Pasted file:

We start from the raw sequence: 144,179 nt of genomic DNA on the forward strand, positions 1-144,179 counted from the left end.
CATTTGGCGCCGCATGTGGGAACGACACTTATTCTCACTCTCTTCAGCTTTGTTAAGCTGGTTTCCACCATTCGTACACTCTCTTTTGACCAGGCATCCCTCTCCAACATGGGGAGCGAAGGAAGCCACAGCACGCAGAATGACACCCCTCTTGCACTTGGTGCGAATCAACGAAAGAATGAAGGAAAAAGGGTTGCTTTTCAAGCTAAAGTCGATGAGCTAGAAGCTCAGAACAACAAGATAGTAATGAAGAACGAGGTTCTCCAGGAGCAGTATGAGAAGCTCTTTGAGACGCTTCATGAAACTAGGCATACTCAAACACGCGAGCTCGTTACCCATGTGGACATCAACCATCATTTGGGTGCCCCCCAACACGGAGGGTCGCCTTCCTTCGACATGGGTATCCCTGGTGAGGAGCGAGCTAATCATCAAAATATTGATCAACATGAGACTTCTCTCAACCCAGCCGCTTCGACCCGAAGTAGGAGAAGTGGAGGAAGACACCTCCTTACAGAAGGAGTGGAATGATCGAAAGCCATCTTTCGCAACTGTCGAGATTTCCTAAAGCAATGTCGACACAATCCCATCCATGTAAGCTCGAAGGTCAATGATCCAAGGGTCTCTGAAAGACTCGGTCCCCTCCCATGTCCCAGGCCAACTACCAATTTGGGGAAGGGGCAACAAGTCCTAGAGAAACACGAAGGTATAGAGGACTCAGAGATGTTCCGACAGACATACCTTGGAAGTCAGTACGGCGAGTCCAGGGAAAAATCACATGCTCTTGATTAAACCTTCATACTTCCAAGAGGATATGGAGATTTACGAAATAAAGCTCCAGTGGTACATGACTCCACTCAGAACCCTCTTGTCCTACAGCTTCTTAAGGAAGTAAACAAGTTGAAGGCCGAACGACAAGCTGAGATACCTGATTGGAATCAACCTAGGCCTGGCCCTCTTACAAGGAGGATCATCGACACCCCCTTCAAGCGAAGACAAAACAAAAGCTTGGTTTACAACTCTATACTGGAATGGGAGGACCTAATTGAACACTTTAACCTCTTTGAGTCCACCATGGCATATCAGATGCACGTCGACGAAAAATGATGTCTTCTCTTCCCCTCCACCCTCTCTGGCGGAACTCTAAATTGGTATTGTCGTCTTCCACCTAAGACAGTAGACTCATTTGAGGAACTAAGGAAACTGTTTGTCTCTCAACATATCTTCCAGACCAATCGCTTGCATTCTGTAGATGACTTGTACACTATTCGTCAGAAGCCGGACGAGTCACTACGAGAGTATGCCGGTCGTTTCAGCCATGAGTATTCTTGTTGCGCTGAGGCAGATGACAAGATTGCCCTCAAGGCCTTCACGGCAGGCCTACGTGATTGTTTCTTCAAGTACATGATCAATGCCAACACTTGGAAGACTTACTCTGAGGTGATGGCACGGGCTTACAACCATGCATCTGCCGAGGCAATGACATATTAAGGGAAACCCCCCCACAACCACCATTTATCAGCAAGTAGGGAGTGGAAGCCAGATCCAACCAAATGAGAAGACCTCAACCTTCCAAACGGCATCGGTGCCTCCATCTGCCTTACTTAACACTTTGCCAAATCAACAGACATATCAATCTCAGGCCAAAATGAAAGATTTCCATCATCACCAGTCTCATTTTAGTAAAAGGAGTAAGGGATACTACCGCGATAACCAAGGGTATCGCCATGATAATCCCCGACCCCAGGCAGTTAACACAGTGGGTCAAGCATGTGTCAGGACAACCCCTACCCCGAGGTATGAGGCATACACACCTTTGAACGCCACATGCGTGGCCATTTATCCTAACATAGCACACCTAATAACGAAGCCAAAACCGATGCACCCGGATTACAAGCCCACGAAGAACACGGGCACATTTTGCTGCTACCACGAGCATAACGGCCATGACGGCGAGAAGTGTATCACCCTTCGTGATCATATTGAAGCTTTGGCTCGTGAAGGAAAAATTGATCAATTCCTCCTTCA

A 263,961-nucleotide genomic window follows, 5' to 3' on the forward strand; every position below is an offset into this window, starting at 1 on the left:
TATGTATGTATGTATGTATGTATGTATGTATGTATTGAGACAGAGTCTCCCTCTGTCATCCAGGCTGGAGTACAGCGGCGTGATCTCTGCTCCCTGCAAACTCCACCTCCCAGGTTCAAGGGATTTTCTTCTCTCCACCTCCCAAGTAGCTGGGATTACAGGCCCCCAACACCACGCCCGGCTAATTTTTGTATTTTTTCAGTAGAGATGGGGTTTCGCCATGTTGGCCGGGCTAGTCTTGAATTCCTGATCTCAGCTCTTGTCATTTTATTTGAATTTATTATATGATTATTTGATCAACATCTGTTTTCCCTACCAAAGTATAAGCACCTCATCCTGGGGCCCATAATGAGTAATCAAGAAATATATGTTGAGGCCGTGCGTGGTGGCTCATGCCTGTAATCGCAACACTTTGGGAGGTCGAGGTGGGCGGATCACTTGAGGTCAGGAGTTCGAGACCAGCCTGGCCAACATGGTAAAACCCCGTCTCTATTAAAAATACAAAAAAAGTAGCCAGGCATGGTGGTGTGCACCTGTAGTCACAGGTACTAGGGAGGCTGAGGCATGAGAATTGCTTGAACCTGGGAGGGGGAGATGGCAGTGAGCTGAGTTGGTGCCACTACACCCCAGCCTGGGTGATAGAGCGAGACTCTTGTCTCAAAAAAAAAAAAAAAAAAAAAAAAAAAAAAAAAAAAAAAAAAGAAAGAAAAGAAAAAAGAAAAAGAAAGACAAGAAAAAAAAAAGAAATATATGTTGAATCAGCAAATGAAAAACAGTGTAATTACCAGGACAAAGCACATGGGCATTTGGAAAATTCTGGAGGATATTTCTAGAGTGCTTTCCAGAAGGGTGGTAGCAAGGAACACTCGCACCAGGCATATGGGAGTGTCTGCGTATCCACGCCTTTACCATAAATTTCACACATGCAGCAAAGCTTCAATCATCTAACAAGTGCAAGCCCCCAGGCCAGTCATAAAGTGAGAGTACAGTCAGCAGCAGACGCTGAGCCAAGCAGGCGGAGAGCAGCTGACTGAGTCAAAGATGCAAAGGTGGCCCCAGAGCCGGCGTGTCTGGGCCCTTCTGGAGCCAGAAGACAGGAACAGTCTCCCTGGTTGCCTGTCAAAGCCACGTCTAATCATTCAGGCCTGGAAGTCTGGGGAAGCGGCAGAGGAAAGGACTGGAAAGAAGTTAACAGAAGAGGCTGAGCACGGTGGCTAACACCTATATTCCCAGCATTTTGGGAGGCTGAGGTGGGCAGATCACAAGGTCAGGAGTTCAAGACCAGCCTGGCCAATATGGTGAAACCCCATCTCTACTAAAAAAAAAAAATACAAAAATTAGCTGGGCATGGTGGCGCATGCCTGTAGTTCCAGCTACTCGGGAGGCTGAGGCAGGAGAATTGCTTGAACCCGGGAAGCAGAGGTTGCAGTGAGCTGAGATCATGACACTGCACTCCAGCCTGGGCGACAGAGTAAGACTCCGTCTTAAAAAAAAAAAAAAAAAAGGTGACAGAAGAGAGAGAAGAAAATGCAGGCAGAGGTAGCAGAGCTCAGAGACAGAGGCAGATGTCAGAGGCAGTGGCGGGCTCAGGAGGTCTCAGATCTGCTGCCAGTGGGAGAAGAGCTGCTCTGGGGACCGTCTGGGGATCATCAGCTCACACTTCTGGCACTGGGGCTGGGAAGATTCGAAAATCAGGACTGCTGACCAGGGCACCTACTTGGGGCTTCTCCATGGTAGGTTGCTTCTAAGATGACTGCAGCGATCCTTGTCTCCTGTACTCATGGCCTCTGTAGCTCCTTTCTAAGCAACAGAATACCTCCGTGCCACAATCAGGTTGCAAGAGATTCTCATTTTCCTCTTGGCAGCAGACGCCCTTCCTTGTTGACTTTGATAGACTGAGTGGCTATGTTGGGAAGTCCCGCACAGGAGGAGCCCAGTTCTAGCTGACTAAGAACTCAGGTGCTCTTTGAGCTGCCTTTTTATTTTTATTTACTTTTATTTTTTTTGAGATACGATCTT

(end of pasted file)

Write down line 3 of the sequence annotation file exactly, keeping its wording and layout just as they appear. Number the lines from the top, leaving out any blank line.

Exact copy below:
A 263,961-nucleotide genomic window follows, 5' to 3' on the forward strand; every position below is an offset into this window, starting at 1 on the left: